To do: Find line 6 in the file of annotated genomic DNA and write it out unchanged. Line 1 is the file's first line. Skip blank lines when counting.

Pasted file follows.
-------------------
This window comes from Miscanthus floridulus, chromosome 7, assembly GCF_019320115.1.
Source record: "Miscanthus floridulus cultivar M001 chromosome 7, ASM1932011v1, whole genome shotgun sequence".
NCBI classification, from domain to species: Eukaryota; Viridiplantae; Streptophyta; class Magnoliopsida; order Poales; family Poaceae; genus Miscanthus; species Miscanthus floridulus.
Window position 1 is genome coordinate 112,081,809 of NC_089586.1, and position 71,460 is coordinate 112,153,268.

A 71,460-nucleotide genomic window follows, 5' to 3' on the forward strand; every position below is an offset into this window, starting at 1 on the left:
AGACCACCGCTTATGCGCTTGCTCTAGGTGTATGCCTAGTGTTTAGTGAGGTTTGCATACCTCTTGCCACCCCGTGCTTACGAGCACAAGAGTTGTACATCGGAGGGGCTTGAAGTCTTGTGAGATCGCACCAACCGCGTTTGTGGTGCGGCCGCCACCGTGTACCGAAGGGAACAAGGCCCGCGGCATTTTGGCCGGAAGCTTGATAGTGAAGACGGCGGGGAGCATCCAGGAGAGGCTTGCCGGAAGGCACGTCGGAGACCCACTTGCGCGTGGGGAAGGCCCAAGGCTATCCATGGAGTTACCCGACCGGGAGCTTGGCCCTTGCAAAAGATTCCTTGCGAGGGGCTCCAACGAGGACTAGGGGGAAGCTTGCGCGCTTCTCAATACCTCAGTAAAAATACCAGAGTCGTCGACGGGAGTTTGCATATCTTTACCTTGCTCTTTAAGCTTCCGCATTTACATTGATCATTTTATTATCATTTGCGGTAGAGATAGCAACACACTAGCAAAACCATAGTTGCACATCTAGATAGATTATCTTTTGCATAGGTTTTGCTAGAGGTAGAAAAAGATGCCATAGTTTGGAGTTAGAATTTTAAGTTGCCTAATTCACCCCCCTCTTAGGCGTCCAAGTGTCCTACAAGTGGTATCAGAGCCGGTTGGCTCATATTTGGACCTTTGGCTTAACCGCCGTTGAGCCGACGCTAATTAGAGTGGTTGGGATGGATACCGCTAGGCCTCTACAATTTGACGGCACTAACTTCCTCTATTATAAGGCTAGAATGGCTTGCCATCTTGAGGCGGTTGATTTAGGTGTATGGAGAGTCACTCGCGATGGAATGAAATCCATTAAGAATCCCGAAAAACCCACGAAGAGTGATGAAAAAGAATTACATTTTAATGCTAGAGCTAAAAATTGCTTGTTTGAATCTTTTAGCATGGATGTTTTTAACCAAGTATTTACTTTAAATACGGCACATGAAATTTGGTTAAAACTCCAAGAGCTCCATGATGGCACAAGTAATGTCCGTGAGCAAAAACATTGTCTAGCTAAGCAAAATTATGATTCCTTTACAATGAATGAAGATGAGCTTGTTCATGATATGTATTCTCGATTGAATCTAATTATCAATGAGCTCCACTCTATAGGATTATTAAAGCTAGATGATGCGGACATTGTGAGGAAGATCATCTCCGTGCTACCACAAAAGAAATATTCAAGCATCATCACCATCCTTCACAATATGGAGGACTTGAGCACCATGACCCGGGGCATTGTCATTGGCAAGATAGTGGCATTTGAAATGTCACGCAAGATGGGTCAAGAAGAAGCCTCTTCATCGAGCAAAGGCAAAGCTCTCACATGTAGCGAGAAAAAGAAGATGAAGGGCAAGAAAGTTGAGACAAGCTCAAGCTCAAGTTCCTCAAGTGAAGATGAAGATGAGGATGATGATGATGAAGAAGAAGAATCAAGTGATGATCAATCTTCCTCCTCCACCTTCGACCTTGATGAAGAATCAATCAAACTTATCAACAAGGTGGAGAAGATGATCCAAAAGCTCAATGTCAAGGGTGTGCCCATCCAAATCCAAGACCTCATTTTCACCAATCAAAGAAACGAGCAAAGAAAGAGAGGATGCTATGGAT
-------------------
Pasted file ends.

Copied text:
AGACCACCGCTTATGCGCTTGCTCTAGGTGTATGCCTAGTGTTTAGTGAGGTTTGCATACCTCTTGCCACCCCGTGCTTACGAGCACAAGAGTTGTACATCGGAGGGGCTTGAAGTCTTGTGAGATCGCACCAACCGCGTTTGTGGTGCGGCCGCCACCGTGTACCGAAGGGAACAAGGCCCGCGGCATTTTGGCCGGAAGCTTGATAGTGAAGACGGCGGGGAGCATCCAGGAGAGGCTTGCCGGAAGGCACGTCGGAGACCCACTTGCGCGTGGGGAAGGCCCAAGGCTATCCATGGAGTTACCCGACCGGGAGCTTGGCCCTTGCAAAAGATTCCTTGCGAGGGGCTCCAACGAGGACTAGGGGGAAGCTTGCGCGCTTCTCAATACCTCAGTAAAAATACCAGAGTCGTCGACGGGAGTTTGCATATCTTTACCTTGCTCTTTAAGCTTCCGCATTTACATTGATCATTTTATTATCATTTGCGGTAGAGATAGCAACACACTAGCAAAACCATAGTTGCACATCTAGATAGATTATCTTTTGCATAGGTTTTGCTAGAGGTAGAAAAAGATGCCATAGTTTGGAGTTAGAATTTTAAGTTGCCTAATTCACCCCCCTCTTAGGCGTCCAAGTGTCCTACAAGTGGTATCAGAGCCGGTTGGCTCATATTTGGACCTTTGGCTTAACCGCCGTTGAGCCGACGCTAATTAGAGTGGTTGGGATGGATACCGCTAGGCCTCTACAATTTGACGGCACTAACTTCCTCTATTATAAGGCTAGAATGGCTTGCCATCTTGAGGCGGTTGATTTAGGTGTATGGAGAGTCACTCGCGATGGAATGAAATCCATTAAGAATCCCGAAAAACCCACGAAGAGTGATGAAAAAGAATTACATTTTAATGCTAGAGCTAAAAATTGCTTGTTTGAATCTTTTAGCATGGATGTTTTTAACCAAGTATTTACTTTAAATACGGCACATGAAATTTGGTTAAAACTCCAAGAGCTCCATGATGGCACAAGTAATGTCCGTGAGCAAAAACATTGTCTAGCTAAGCAAAATTATGATTCCTTTACAATGAATGAAGATGAGCTTGTTCATGATATGTATTCTCGATTGAATCTAATTATCAATGAGCTCCACTCTATAGGATTATTAAAGCTAGATGATGCGGACATTGTGAGGAAGATCATCTCCGTGCTACCACAAAAGAAATATTCAAGCATCATCACCATCCTTCACAATATGGAGGACTTGAGCACCATGACCCGGGGCATTGTCATTGGCAAGATAGTGGCATTTGAAATGTCACGCAAGATGGGTCAAGAAGAAGCCTCTTCATCGAGCAAAGGCAAAGCTCTCACATGTAGCGAGAAAAAGAAGATGAAGGGCAAGAAAGTTGAGACAAGCTCAAGCTCAAGTTCCTCAAGTGAAGATGAAGATGAGGATGATGATGATGAAGAAGAAGAATCAAGTGATGATCAATCTTCCTCCTCCACCTTCGACCTTGATGAAGAATCAATCAAACTTATCAACAAGGTGGAGAAGATGATCCAAAAGCTCAATGTCAAGGGTGTGCCCATCCAAATCCAAGACCTCATTTTCACCAATCAAAGAAACGAGCAAAGAAAGAGAGGATGCTATGGAT